Why Antibias Interventions (Need Not) Fail
Toni Schmader, Tara C. Dennehy, and Andrew S. Baron
Schmader and colleagues argue that there are multiple pathways to biased behavior, and each requires different types of interventions. They introduce a visual typology of bias that spotlights cognitive, motivational, and situational variables affecting the expression of biases. They also address how norms modulate how biases unfold and are perceived by targets. Using this typology as a framework, they suggest that changing associations, increasing motivation, raising awareness, and changing norms are distinct goals that require different types of interventions targeting individual, interpersonal, and institutional structures. Schmader and colleagues close with recommendations for antibias training.
The Cooperation Databank: Machine-Readable Science Accelerates Research Synthesis
Giuliana Spadaro et al.
Spadaro and colleagues developed the Cooperation Databank (CoDa), which contains 2,636 studies on human cooperation. The researchers designed an ontology that defines and relates concepts in cooperation research and created a research platform that enables users to retrieve studies that test how variables relate to cooperation. Users can then visualize these study results and perform (a) meta-analyses, (b) metaregressions, (c) estimates of publication bias, and (d) statistical power analyses for future studies. Spadaro and colleagues also leveraged the data set with visualization tools. CoDa offers a vision of how publishing studies in a machine-readable format may improve scientific practices and knowledge.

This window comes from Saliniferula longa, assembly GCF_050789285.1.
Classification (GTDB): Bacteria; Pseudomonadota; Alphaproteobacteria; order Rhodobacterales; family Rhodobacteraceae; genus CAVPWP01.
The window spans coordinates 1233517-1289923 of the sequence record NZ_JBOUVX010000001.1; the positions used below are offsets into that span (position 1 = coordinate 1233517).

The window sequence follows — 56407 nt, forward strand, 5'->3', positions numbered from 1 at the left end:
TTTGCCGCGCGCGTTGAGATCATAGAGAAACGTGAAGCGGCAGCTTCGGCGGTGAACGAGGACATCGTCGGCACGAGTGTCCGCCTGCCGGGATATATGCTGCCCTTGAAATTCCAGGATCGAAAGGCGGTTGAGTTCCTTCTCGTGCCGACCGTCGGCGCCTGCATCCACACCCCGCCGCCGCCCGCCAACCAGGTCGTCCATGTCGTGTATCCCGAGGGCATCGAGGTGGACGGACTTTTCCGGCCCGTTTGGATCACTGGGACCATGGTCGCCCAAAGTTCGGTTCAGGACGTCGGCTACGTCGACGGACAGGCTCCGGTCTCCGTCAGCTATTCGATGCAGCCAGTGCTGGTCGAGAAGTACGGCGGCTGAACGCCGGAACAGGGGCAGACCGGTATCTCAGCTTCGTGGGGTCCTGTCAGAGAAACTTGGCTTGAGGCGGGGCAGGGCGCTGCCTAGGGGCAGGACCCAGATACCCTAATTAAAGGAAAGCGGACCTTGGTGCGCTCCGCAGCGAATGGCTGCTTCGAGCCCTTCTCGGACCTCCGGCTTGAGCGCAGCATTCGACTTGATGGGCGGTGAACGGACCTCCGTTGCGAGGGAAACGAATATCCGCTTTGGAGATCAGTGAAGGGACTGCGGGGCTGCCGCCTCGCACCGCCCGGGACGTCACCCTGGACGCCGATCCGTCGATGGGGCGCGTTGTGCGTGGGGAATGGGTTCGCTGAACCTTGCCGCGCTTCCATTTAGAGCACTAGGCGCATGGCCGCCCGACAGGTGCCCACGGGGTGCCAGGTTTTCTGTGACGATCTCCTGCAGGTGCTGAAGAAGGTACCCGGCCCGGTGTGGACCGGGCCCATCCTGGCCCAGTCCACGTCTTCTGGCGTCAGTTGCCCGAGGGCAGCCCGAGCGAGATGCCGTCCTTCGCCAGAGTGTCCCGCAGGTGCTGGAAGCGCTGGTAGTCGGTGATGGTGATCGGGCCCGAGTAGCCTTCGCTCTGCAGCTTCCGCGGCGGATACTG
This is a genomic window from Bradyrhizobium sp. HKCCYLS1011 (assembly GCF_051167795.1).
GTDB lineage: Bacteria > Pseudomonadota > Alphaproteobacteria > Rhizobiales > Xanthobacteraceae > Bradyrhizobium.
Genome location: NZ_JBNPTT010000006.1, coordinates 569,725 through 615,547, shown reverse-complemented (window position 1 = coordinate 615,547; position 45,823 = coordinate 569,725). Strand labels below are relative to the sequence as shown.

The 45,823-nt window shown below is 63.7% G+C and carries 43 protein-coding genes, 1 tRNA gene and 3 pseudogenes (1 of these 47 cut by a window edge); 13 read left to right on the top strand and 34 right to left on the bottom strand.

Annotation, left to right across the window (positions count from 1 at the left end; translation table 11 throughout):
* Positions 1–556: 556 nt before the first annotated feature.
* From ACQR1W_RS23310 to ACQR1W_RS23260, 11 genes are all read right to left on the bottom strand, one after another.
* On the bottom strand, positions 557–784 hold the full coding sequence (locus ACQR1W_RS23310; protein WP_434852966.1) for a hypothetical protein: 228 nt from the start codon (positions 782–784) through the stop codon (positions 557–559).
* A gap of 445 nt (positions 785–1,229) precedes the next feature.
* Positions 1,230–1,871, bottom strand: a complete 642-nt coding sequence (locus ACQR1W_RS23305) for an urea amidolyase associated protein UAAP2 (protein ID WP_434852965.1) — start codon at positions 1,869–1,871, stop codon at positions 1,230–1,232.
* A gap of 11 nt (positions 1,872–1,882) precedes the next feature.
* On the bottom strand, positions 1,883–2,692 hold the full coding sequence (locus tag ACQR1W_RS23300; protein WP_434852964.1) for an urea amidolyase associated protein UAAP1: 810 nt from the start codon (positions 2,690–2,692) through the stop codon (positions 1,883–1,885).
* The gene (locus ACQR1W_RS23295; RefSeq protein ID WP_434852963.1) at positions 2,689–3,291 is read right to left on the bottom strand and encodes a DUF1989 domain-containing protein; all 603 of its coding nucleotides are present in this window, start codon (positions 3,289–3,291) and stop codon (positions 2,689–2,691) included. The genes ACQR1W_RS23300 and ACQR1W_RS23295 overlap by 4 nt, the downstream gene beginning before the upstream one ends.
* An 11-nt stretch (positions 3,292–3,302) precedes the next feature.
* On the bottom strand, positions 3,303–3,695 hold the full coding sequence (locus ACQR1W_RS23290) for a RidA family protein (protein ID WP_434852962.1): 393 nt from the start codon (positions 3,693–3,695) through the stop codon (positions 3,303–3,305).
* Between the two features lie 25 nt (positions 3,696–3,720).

What Do We Know About Aging and Emotion Regulation?
Derek M. Isaacowitz
Is the general observation that older adults report higher levels of positive affect and well-being due to a better ability to regulate their emotions? Isaacowitz reviews literature on age differences in the use and effectiveness of emotion-regulation strategies and concludes that current evidence does not clearly support the assertion that older adults are better at emotion regulation than younger adults. However, current approaches may be limited in testing possible age-related changes in emotion regulation. Isaacowitz proposes that future work should investigate individual trajectories and consider the possible roles of context, physiological reactivity, neural changes, acceptance, and personality.
Intervention Tournaments: An Overview of Concept, Design, and Implementation
Boaz Hameiri and Samantha L. Moore-Berg
Hameiri and colleagues propose an experimental design that addresses the comparison among interventions. An intervention tournament is a study that compares several different interventions against a single control, uses the same outcome measures during assessment, and has participants drawn from the same population. The researchers describe various approaches to intervention tournaments, which include crowdsourced, curated, and in-house-developed intervention tournaments, and the tournaments’ unique characteristics. They also discuss practical recommendations for conducting such research, including considerations of intervention-tournament deployment, characteristics of included interventions, statistical analysis and reporting, study design, and assessments of longitudinal and underlying psychological mechanisms, as well as theoretical ramifications.
You Think Failure Is Hard? So Is Learning From It
Lauren Eskreis-Winkler and Ayelet Fishbach